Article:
Teenage Mutant Ninja Turtles (1990 Film) Review

Although the Teenage Mutant Ninja Turtles is one of the few 80s franchises that has remained popular even into today, the height of the franchise’s popularity was in the late 1980s and early 1990s, when the four turtles were inescapable.

The popularity of the franchise (particularly the original animated series) hit an apex in 1990, when a full-length, live-action motion picture adaptation of TMNT was released. If you were a kid at the time, the original TMNT movie was a big deal, and it was even the biggest family film released in its year. Watching it today, 1990’s Teenage Mutant Ninja Turtles movie is obviously a product of its time, but it can still provide some silly, harmless, nostalgic fun.

In Teenage Mutant Ninja Turtles, the titular reptiles are brought to life with costumes provided by the Jim Henson Company which, despite some humorous mouth movements, still look quite impressive. Leonardo, Donatello, Michelangelo and Raphael have their usual personalities (Leonardo is the brave leader, Donatello is the brains, Michelangelo is the joker, and Raphael is the tough guy). They are trained by their master in ninjitsu and adoptive father, a giant rat named Splinter. Together, Master Splinter and the turtles live in the sewers of New York City, fighting crime at nightfall, obsessing over pizza in the day, as ninjas do.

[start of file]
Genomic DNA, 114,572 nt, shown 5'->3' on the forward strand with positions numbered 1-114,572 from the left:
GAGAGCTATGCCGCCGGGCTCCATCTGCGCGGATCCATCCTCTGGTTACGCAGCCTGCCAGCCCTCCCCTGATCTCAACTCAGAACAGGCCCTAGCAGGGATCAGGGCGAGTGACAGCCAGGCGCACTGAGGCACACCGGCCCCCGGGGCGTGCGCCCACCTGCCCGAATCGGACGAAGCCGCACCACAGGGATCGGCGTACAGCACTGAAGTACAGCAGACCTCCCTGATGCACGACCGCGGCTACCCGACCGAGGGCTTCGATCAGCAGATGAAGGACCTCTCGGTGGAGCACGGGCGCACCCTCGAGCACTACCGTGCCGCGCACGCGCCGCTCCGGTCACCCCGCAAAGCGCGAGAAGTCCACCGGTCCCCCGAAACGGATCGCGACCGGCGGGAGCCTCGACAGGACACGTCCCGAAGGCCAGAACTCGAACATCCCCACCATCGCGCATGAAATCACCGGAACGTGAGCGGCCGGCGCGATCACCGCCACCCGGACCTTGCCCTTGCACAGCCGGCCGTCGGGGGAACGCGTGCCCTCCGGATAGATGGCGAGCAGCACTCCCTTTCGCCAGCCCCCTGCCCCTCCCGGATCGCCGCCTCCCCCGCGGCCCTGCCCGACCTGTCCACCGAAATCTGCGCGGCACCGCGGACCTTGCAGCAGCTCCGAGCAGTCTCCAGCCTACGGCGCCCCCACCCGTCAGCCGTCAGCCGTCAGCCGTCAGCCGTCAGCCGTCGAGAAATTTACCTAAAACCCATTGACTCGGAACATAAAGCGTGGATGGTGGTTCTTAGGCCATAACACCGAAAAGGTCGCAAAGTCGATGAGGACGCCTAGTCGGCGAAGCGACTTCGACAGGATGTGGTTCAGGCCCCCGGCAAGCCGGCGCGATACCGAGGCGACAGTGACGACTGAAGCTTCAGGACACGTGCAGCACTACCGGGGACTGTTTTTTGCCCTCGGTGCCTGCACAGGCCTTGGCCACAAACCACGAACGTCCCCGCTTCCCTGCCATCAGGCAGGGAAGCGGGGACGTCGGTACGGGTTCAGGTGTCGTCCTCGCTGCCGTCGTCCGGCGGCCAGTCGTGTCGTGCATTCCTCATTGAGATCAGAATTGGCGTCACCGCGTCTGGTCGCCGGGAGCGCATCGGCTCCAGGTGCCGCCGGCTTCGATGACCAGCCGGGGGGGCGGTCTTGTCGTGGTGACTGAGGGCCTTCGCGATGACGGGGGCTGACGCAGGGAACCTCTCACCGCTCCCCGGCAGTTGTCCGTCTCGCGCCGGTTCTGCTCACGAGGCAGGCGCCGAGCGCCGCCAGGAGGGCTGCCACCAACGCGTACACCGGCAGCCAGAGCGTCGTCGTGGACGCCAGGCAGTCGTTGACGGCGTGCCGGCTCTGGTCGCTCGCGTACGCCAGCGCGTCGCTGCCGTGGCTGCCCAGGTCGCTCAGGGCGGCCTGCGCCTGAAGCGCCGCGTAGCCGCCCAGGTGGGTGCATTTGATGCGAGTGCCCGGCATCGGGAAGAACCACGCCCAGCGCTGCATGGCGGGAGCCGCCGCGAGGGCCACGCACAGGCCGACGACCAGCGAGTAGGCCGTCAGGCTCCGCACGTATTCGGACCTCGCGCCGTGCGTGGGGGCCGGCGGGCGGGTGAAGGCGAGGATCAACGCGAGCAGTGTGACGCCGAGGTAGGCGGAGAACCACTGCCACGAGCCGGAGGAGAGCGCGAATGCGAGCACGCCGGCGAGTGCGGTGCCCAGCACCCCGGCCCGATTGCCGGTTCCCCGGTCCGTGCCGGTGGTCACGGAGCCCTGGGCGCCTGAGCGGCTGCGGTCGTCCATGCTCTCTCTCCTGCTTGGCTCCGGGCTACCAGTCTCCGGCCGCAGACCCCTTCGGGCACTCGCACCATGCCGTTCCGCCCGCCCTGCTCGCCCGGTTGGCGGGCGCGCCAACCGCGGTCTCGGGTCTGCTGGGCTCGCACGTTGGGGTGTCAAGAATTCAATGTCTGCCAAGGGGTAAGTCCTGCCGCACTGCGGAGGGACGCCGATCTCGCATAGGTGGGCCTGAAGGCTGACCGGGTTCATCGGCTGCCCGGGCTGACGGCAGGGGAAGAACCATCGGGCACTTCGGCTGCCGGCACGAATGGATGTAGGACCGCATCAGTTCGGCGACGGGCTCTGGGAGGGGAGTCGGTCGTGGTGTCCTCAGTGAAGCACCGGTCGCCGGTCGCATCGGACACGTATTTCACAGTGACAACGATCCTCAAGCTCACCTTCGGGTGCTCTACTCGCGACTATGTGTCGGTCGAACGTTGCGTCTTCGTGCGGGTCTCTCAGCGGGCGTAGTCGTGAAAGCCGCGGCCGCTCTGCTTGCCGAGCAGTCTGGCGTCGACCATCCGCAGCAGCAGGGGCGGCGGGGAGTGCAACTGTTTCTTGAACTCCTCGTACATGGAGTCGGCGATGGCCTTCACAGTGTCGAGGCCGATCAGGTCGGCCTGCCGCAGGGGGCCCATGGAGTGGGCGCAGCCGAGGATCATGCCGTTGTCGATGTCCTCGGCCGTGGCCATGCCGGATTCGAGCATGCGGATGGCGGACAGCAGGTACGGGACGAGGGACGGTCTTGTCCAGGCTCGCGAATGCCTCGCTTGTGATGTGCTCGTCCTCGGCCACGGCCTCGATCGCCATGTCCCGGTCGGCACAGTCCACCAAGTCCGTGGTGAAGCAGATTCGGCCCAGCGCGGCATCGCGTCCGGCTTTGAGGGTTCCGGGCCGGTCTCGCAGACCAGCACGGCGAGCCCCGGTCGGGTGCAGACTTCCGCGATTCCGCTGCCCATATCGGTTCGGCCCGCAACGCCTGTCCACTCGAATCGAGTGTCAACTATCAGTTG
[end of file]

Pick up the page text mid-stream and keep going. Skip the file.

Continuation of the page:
The mutants find allies in news reporter April O’Neil (Judith Hoag) and the hockey-masked vigilante Casey Jones (Elias Koteas).

Unfortunately for this oddball troupe of heroes, a crime wave is sweeping the city. The samurai-like villain known as the Shredder (James Saito) has resurrected the Foot Clan – an army of criminal ninjas that once caused mayhem in Japan – in New York City. Shredder is recruiting easily-manipulated youths to join the ranks in the Foot Clan.

One of the downsides of the film is that the Shredder really doesn’t have a grander scheme than that. He’s just recruiting a bunch of kids to join his organization, and after that all they ever seem to do is steal stuff. It’s bad, sure. But not exactly a compelling plot for a mysterious, evil samurai.

Anyway, things get personal when the Foot Clan kidnaps Master Splinter, with the turtles, April and Casey then making it their mission to take out the Foot Clan and rescue the turtles’ mentor.

It’s as simple of a plot as it gets, but again, it’s harmless fun. There are plenty of fight scenes which are pretty entertaining, even if they play more like segments of music videos as opposed to traditional fight scenes. As stated, the costumes for the turtles themselves – as well as the puppet for Splinter – are one of the biggest highlights, especially when watching today, when such practical effects are a rarity.

Of course, Teenage Mutant Ninja Turtles isn’t a movie for everybody. It definitely caters to fans of the franchise, and unless you grew up with the Turtles or are currently growing up with them, there’s probably not enough here to keep audiences entertained.

If you are a TMNT fan, however, then the 1990 film does provide a good time. I myself fit into the TMNT boat, and the 1990 film is one I still watch from time to time. I’m not one to simply fall for nostalgia, with many 90s movies I once enjoyed being practically unwatchable today. But Teenage Mutant Ninja Turtles, despite being goofy and underdeveloped, still makes for a fun viewing every once in a while.

Even if some of the enjoyment is ironic, fun is fun. And Teenage Mutant Ninja Turtles? It’s fun.

 

6.0

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